Interest rates are on the rise for the third time in six months, with the national cost of borrowing now set at 1.25 per cent. The Bank of Canada announced the rate hike in today’s announcement, citing strong economic performance and inflation. It could be the first of three expected moves which will eventually bring the Overnight Lending Rate to 1.75 per cent by the end of 2018. The rate is now the highest it has been in nine years.
The increase was widely anticipated following extremely strong jobs data earlier this month; after it was revealed a whopping 78,600 positions were added to the economy in December, pushing the unemployment rate to a 41-year low of 5.7 per cent, analysts pinned the likelihood of a hike at 90 per cent. Previously, it was expected the BoC would hold on tweaking monetary policy until at least its March announcement, as the market adjusts to new OSFI mortgage qualification regulations that took effect January 1. The central bank has been tightening monetary policy since mid-last year, when it raised its rate by 0.25 per cent in its July and September announcements, respectively.
Canada’s “big six” banks have responded to the increase by upping their Prime rates to 3.45 per cent.
A Widely-Expected Increase
The chance of a hike also fluctuated in recent weeks upon speculation that the United States would pull out of the North American Free Trade Agreement – a spot of uncertainty the BoC says is still “clouding the economic outlook”. However, each of the Big Six banks updated their forecast to indicate a hike was in the works, as well as increasing their own five-year fixed posted rates.
Strong economic performance in the U.S. is also a factor, with the Federal Reserve to raise its own rate by the end of January. The Bank of Canada often adjusts its monetary policy in tandem with its American neighbour.
Growth Spurt Won’t Last
However, while the BoC is reacting to robust growth at the end of 2017 and into the first quarter, it acknowledges some of the factors – particularly the impact of housing market demand – may be short lived, with growth poised to slow in the second half of the year.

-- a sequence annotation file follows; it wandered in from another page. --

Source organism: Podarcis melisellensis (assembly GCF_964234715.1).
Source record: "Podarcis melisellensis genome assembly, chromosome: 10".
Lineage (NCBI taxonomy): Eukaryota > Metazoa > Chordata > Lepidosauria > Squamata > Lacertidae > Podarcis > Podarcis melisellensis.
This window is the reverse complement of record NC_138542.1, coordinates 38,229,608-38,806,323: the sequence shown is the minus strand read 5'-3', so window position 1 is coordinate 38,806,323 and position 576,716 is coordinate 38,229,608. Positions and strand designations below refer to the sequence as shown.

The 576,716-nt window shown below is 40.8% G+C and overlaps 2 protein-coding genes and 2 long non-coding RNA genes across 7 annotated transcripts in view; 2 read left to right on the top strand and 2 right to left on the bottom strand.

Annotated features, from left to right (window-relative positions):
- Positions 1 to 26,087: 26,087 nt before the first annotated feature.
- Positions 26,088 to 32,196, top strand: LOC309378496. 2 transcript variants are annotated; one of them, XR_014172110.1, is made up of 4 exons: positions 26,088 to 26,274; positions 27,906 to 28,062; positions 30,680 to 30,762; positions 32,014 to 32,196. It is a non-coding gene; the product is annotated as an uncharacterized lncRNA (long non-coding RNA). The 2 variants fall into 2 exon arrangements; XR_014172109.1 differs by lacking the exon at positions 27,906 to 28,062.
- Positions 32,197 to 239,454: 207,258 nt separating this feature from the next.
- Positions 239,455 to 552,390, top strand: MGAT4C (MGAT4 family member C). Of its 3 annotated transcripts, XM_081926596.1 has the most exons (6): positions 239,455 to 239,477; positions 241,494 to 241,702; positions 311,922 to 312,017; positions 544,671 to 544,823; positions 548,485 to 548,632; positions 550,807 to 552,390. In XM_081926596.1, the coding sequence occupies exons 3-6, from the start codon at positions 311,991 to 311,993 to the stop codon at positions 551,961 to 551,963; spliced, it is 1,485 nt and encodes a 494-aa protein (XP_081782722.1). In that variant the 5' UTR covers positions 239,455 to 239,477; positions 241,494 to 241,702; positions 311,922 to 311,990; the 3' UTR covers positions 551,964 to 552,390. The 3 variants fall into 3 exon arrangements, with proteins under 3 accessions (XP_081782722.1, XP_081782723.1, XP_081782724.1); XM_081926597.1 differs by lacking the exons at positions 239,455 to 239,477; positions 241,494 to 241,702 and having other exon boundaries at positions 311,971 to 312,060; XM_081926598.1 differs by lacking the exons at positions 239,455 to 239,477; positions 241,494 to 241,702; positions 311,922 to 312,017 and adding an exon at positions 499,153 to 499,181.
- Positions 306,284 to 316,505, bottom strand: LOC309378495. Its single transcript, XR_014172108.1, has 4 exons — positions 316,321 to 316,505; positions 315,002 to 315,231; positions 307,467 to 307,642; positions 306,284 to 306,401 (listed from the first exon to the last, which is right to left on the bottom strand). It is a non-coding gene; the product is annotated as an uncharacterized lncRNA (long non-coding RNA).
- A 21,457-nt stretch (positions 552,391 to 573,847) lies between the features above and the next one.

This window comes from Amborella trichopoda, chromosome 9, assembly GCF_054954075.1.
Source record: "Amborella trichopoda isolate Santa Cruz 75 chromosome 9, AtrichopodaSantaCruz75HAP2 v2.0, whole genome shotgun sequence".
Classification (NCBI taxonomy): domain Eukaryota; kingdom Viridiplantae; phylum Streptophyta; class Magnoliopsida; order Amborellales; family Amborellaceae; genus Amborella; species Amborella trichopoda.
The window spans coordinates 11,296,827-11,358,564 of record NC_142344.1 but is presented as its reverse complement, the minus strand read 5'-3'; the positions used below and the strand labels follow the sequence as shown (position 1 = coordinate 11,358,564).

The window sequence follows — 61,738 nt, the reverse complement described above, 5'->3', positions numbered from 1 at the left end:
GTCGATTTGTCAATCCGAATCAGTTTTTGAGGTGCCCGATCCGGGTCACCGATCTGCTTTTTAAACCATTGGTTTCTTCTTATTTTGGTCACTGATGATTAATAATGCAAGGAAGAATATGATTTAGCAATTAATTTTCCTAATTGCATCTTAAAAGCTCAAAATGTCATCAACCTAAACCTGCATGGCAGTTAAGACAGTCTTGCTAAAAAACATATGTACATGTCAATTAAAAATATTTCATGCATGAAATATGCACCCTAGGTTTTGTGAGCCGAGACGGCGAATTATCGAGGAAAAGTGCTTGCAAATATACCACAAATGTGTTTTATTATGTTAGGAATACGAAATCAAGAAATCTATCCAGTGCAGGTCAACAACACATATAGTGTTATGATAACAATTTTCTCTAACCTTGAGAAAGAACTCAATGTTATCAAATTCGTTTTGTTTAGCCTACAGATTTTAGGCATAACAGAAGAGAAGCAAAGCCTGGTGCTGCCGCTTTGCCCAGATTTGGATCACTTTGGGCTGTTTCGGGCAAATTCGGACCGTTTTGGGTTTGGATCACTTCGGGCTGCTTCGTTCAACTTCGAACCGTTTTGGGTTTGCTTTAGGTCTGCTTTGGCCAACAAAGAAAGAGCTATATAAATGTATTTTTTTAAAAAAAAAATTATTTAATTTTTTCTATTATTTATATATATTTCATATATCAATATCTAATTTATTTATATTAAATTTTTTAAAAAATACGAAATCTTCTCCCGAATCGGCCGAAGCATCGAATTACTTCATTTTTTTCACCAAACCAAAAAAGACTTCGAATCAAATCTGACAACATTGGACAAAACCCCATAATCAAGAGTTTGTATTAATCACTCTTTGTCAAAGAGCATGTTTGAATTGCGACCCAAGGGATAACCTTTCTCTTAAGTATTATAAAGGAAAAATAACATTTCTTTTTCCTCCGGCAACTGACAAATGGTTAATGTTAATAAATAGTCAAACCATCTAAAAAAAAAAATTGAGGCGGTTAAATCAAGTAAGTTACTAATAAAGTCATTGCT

“Looking forward, consumption and residential investment are expected to contribute less to growth, given higher interest rates and mortgage guidelines,” the BoC stated. It forecasts that Canadian GDP growth will slow to 2.2 per cent in 2018 and 1.6 per cent in 2019, following a booming 3 per cent last year. It also believes inflation will fluctuate in the medium term as temporary factors like gas and electricity – which have been in high demand due to cold winter weather – unwind.
And, while two more rate hikes are anticipated to come, the BoC says it will stick to its data-based approach before making any further monetary policy decisions.
“While the economic outlook is expected to warrant higher interest rates over time, come continued monetary policy accommodation will likely be needed to keep the economy operating close to potential and inflation on target,” it stated. “Governing council will remain cautious in considering future policy adjustments, guided by incoming data in assessing the economy’s sensitivity to interest rates, the evolution of economic capacity, and the dynamics of both wage growth and inflation.”
How Will This Affect Borrowers?
Because the Bank of Canada’s Overnight Lending Rate is used by consumer lenders to set the prices of their variable-rate loans, mortgage and line-of-credit holders with variable rates will immediately see today’s hike reflected in their monthly payments.
However, a rising interest rate environment has implications for all borrowers. A combination of rising yields for five-year government bonds – which the banks use to set the prices of their fixed-rate products –market competition, and today’s BoC increase have prompted the Big Six banks to hike their five-year posted rates to 5.14 per cent, from the previous 4.99 per cent. This is significant as the BoC uses an average of these posted rates when setting its benchmark qualification rate, which is in turn used as a standard when stress testing new mortgage borrowers.
This means new mortgage applicants will see the threshold for qualification rise from its current 4.99 per cent, making it tougher to pass the stress test, and could result in a lower mortgage approval amount. This double-whammy of reduced affordability and overall higher interest rates may cool the housing market further in 2018, as more prospective buyers save longer for down payments, or abandon their homeownership ambitions altogether. Those refinancing their mortgages will also incur a stress test, while those renewing their term with their current lender will do so in an all-around higher rate environment.
Fueling Debt-Risk Fears
There are also concerns that higher interest rates will pile onto already highly-indebted Canadian households, and lead to more borrowers taking out riskier debt to get by. As of December, Statistics Canada indicated the national debt-to-income ratio hit 1.71 per cent, meaning for every dollar earned, the average Canadian owes $1.71.
A recent study from the MNP Consumer Debt Index finds one in three Canadians say they struggle to cover their monthly bills and debt repayments, with 48 per cent within $200 of not being able to do so. A CIBC Consumer Research and Advice poll out last week reveals 60 per cent of Canadians would be “significantly less confident” about their finances should interest rates rise.